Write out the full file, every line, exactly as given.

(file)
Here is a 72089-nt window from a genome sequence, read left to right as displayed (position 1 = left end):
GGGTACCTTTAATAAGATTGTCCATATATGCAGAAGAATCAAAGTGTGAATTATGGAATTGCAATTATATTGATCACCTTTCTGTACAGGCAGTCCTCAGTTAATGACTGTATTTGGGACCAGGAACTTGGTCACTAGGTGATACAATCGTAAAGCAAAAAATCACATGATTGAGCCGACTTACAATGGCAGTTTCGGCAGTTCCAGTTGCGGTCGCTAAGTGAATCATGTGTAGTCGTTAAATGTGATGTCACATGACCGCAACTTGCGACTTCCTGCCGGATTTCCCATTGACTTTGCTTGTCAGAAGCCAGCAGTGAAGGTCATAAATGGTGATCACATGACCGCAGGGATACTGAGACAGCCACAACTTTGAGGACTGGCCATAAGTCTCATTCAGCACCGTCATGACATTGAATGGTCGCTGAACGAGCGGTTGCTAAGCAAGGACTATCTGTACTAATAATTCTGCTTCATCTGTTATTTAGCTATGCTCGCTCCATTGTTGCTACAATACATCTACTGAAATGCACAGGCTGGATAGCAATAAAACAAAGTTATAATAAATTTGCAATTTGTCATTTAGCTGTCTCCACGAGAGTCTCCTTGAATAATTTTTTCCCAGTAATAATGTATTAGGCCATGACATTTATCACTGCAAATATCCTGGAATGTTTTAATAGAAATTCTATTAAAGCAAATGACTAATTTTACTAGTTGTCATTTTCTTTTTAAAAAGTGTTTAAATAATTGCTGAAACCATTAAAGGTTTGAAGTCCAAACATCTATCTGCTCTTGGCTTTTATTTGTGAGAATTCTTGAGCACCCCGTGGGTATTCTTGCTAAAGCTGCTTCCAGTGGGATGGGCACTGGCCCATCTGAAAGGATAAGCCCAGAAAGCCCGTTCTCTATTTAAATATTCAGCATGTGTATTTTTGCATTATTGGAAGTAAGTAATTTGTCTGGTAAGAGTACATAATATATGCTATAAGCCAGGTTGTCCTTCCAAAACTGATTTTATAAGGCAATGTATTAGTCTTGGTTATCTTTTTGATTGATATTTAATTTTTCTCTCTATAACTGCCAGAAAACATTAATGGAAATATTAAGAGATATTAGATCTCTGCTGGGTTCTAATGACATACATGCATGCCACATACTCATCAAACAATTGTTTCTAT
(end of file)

Here is a 72089-nt window from a genome sequence, read left to right as displayed (position 1 = left end):
GGGTACCTTTAATAAGATTGTCCATATATGCAGAAGAATCAAAGTGTGAATTATGGAATTGCAATTATATTGATCACCTTTCTGTACAGGCAGTCCTCAGTTAATGACTGTATTTGGGACCAGGAACTTGGTCACTAGGTGATACAATCGTAAAGCAAAAAATCACATGATTGAGCCGACTTACAATGGCAGTTTCGGCAGTTCCAGTTGCGGTCGCTAAGTGAATCATGTGTAGTCGTTAAATGTGATGTCACATGACCGCAACTTGCGACTTCCTGCCGGATTTCCCATTGACTTTGCTTGTCAGAAGCCAGCAGTGAAGGTCATAAATGGTGATCACATGACCGCAGGGATACTGAGACAGCCACAACTTTGAGGACTGGCCATAAGTCTCATTCAGCACCGTCATGACATTGAATGGTCGCTGAACGAGCGGTTGCTAAGCAAGGACTATCTGTACTAATAATTCTGCTTCATCTGTTATTTAGCTATGCTCGCTCCATTGTTGCTACAATACATCTACTGAAATGCACAGGCTGGATAGCAATAAAACAAAGTTATAATAAATTTGCAATTTGTCATTTAGCTGTCTCCACGAGAGTCTCCTTGAATAATTTTTTCCCAGTAATAATGTATTAGGCCATGACATTTATCACTGCAAATATCCTGGAATGTTTTAATAGAAATTCTATTAAAGCAAATGACTAATTTTACTAGTTGTCATTTTCTTTTTAAAAAGTGTTTAAATAATTGCTGAAACCATTAAAGGTTTGAAGTCCAAACATCTATCTGCTCTTGGCTTTTATTTGTGAGAATTCTTGAGCACCCCGTGGGTATTCTTGCTAAAGCTGCTTCCAGTGGGATGGGCACTGGCCCATCTGAAAGGATAAGCCCAGAAAGCCCGTTCTCTATTTAAATATTCAGCATGTGTATTTTTGCATTATTGGAAGTAAGTAATTTGTCTGGTAAGAGTACATAATATATGCTATAAGCCAGGTTGTCCTTCCAAAACTGATTTTATAAGGCAATGTATTAGTCTTGGTTATCTTTTTGATTGATATTTAATTTTTCTCTCTATAACTGCCAGAAAACATTAATGGAAATATTAAGAGATATTAGATCTCTGCTGGGTTCTAATGACATACATGCATGCCACATACTCATCAAACAATTGTTTCTAT